43 of 46 people found the following review helpful
A wonderful and insightful book,
This review is from: Saltwater Buddha: A Surfer's Quest to Find Zen on the Sea (Paperback)
I started surfing about 3 months ago. That was also around the same time I started seriously looking at Buddhism. It is amazing that I discovered Jamail Yogis's book while going through a vaguely parallel experience.
Coming from this perspective, Saltwater Buddha is an amazing book that blends personal memoir with spiritual insight. It is thoughtful, well-written, and an entertaining read. The last point is worth emphasizing - a spiritual journey may be very interesting to the person going through it, but it will not necessarily resonate with others. Yogis has accomplished the task of translating his inner journey into a narrative that holds the reader's attention and can speak to people from varied spiritual backgrounds.
From a purely descriptive perspective, the book is about a man's intellectual, emotional, and spiritual maturation. Yogis lived a life that many of us dream of. Several times during his life he followed his impulses and went to Hawai'i to pursue his passion for surfing. However, these excursions to Hawai'i were bracketed by emotional growth and learning to take responsibility. As easy as it would be to lose oneself in a tropical paradise, Yogis realized that he needed to balance his passion with the more mundane aspects of life. The book traces his journey back and forth between these twin forces.
At the same time, Yogis is going through significant spiritual growth. Whether it is through private meditation or a stint in a monastery, his spiritual education moved through both formal and informal channels. More significantly, much of his spiritual growth came out of his movement between passion and responsibility. Life is often the greatest spiritual guide. For him, it was surfing that had one of the largest impacts on his journey. Not only did it serve as a metaphor for many of the formal principles in Buddhism, but it also served as spiritual practice.
Most of the surfers that I know acknowledge the spiritual impact surfing has. While they may not recognize it inside a specific dogmatic framework, they are certainly aware of the connection between surfing and some larger cosmic mystery. One reason that Yogis's book is so fascinating is that he looks at surfing through the lens of a particular spirituality. This helps to give structure to thoughts about how surfing impacts people.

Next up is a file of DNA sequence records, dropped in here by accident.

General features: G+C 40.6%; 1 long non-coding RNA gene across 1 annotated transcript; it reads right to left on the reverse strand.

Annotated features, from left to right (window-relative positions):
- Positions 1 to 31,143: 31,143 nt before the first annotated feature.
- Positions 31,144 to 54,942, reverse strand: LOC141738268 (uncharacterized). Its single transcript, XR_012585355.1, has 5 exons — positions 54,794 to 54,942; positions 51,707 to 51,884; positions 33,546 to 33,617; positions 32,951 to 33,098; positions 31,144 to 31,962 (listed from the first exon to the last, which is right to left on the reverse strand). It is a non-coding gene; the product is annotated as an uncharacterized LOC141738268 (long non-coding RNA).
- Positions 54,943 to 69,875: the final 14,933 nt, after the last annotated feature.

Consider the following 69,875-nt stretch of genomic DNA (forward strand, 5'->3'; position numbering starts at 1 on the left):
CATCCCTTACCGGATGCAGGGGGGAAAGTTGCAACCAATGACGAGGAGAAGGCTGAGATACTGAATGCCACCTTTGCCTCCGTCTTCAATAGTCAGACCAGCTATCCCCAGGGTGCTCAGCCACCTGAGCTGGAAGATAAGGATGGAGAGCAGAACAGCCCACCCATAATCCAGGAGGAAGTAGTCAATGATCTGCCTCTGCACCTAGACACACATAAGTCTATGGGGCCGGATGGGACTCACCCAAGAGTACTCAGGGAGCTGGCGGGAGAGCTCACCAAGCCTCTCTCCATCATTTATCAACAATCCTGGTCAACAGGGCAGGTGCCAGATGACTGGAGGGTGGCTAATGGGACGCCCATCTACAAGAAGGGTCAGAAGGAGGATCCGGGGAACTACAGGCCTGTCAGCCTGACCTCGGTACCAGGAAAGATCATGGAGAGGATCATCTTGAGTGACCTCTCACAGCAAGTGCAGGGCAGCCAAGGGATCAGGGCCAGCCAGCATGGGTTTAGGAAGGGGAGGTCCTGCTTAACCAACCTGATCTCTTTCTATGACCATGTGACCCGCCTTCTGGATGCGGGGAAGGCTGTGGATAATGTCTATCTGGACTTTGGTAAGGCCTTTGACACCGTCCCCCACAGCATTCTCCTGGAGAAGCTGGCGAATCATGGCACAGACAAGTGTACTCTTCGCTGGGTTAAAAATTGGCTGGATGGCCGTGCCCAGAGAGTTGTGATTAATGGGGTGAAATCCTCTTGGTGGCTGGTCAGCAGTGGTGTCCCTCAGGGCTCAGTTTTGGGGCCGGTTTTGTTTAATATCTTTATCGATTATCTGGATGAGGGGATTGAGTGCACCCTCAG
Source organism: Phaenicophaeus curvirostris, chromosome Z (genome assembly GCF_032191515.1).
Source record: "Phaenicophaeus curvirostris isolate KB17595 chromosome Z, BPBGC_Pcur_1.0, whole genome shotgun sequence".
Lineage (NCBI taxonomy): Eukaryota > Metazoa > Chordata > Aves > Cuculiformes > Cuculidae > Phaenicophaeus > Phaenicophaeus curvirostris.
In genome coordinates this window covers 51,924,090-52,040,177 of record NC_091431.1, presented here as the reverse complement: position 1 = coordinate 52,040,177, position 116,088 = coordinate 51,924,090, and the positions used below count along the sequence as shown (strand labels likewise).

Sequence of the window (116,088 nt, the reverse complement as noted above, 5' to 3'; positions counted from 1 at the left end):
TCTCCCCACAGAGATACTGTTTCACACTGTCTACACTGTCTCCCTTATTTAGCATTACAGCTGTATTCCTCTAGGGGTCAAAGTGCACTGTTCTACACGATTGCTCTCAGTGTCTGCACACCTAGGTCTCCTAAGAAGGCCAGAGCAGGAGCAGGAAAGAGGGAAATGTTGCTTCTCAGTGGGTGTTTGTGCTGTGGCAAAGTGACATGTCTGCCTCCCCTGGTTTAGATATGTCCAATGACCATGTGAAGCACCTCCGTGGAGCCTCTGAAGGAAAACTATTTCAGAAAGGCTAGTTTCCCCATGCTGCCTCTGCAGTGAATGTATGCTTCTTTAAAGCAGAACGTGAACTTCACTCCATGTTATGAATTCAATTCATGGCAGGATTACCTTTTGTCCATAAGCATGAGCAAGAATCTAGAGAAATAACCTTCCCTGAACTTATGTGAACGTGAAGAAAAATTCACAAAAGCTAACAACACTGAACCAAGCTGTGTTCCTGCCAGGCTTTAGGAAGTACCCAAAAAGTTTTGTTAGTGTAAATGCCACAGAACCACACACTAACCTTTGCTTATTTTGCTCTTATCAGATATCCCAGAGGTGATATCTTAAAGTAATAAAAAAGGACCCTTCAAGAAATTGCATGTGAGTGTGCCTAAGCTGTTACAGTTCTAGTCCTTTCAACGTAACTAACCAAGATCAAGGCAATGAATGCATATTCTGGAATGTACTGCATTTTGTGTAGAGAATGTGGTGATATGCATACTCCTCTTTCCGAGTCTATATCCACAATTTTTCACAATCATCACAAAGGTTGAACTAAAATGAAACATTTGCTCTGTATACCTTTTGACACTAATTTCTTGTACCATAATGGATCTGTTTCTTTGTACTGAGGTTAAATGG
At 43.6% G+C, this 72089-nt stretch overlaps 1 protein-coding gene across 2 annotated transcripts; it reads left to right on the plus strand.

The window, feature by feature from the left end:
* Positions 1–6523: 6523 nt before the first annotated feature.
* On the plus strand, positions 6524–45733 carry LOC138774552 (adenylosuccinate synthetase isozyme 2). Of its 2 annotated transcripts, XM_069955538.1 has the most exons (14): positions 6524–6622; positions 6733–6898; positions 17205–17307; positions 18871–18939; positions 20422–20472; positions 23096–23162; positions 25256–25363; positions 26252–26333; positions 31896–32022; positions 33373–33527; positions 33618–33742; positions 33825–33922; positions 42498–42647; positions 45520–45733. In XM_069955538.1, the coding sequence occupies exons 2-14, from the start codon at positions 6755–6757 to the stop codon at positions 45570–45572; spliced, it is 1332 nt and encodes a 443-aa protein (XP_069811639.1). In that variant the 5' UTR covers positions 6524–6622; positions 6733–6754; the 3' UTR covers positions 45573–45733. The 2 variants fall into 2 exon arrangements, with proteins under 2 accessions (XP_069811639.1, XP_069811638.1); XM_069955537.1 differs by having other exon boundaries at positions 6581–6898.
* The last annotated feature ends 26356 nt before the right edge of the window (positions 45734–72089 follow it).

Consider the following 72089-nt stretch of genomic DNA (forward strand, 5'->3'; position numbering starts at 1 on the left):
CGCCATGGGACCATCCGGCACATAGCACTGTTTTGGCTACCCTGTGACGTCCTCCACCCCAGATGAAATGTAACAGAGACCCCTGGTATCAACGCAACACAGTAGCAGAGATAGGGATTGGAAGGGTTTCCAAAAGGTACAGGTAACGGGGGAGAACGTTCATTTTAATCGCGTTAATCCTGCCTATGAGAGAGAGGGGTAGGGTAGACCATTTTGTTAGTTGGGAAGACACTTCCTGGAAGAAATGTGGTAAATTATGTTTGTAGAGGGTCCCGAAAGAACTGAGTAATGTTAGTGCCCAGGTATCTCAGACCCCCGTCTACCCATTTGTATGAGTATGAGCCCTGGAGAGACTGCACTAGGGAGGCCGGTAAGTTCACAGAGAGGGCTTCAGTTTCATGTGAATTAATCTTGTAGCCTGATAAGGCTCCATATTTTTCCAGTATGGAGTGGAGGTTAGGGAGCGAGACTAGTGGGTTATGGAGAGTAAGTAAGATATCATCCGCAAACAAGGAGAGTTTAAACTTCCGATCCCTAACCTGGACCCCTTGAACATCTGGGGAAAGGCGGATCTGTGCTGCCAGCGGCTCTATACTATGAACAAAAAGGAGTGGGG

Looking at surfing through the lens of Buddhism is not, obviously, just a literary device used by Yogis. However, this particular perspective is what makes Saltwater Buddha unique and engaging. Buddhism is capable of embracing so many different paths of spirituality and surfing was one of the paths for Yogis. The structure of the book reflects this interconnection - spiritual insight is interwoven with the narrative of his life. Each piece serves to illuminate the other.
This is, of course, how life is actually experienced. We do not experience inner and outer experience as separate things. Instead, our spiritual/emotional/intellectual life is completely intertwined with our experiences in the world. We find meaning in the events of our lives and those same events give validation (or challenge) our worldview. It is difficult to capture this in an effective way and even more difficult to convey this to another person in a structured and coherent way. Again, this is a task that Yogis has admirably accomplished.
I have purchased several copies of the book because I plan to give them to friends; to both surfers and nonsurfers. I have found that Saltwater Buddha gives expression to many of the experiences I am having myself. I have found it so difficult to explain my experiences to people that don't surf - which makes Saltwater Buddha even more impressive. Yogis has found an effective way to give voice to the deeply emotional and spiritual aspects of an activity that many dismiss as idle fancy. We should all be thankful for this gift.
I am confident that this book will open your eyes to a different world; even if you have no interest in surfing or Buddhism.